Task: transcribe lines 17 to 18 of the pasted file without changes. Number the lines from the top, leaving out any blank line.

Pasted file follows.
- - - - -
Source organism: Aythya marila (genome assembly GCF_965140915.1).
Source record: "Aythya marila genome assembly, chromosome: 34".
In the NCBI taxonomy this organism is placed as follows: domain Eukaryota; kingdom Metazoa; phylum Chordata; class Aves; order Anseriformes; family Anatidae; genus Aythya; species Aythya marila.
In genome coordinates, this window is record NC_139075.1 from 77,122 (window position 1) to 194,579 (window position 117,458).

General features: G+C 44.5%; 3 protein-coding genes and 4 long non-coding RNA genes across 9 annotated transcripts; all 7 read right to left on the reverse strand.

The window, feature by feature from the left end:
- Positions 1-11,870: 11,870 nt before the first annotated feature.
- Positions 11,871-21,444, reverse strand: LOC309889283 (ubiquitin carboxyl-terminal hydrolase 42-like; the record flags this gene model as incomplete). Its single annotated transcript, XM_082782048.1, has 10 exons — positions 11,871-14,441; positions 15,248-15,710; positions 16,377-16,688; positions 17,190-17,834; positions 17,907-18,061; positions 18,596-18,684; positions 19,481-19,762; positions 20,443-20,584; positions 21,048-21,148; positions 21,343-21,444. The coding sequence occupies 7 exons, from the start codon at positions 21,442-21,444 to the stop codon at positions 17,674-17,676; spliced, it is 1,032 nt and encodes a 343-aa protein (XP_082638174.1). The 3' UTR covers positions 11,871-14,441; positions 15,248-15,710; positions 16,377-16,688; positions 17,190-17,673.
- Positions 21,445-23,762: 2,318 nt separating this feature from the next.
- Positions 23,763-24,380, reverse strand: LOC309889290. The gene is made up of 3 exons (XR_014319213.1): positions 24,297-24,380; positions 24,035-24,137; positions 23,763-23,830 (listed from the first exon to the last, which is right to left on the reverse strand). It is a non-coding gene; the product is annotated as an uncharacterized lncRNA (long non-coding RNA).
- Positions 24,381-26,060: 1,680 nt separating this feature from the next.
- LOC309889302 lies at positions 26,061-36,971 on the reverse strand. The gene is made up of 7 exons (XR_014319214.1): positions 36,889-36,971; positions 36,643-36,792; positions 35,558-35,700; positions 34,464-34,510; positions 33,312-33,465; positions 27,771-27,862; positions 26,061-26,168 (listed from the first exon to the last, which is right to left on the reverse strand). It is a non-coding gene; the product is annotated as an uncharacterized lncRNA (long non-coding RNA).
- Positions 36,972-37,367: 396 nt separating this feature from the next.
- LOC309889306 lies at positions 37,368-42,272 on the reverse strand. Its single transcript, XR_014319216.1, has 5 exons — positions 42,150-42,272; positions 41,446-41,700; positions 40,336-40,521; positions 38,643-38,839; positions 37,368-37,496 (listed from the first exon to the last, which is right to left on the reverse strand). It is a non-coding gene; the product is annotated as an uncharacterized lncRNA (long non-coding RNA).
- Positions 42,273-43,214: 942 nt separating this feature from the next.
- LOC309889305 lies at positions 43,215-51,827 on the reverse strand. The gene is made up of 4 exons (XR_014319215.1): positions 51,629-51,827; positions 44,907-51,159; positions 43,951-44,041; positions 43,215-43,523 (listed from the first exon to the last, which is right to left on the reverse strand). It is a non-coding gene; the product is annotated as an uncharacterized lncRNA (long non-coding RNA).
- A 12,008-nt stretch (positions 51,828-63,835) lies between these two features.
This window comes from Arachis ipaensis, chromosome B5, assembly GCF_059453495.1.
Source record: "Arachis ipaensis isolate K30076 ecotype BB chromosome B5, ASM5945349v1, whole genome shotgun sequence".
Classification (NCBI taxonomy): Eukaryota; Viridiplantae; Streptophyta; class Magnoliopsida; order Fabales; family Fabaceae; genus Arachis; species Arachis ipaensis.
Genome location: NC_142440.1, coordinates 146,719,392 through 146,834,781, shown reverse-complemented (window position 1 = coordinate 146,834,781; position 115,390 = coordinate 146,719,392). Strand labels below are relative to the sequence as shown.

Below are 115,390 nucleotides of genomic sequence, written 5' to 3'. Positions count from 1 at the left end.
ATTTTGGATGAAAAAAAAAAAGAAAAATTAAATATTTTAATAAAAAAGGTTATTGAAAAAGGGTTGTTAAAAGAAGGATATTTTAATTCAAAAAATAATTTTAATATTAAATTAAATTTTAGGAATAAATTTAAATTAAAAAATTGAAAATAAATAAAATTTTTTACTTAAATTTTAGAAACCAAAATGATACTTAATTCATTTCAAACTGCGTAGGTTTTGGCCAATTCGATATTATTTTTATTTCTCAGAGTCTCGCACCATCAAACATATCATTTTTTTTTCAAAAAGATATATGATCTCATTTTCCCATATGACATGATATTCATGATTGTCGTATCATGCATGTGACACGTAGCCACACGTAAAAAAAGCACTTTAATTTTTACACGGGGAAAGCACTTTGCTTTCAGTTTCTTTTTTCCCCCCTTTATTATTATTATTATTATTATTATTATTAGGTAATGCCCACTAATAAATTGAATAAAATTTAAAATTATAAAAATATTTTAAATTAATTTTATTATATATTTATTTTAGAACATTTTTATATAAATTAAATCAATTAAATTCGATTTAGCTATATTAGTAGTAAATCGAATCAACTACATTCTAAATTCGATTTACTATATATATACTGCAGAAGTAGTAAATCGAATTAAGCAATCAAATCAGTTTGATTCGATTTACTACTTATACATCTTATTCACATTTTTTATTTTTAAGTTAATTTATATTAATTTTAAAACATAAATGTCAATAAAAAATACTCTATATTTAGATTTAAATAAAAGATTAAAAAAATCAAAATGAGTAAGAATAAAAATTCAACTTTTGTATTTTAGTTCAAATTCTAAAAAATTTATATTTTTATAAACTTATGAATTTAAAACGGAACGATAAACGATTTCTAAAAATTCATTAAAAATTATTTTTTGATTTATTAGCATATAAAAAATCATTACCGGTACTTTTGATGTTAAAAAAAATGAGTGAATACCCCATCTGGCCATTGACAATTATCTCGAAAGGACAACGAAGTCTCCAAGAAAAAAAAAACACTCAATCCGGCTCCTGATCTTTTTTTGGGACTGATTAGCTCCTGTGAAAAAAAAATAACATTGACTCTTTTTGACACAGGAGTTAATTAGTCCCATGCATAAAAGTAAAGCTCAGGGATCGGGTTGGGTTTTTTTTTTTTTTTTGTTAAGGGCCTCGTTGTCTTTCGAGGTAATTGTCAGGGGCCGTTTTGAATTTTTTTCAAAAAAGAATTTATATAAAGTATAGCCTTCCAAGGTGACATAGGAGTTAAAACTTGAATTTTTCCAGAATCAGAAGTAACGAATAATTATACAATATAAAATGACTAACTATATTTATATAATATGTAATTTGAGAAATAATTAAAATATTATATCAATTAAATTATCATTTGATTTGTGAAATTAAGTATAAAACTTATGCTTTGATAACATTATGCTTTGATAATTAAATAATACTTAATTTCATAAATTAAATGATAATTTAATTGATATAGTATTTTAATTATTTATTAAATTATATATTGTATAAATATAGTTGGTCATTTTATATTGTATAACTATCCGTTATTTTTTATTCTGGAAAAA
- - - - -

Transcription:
- A 12,008-nt stretch (positions 51,828-63,835) lies between these two features.
This window comes from Arachis ipaensis, chromosome B5, assembly GCF_059453495.1.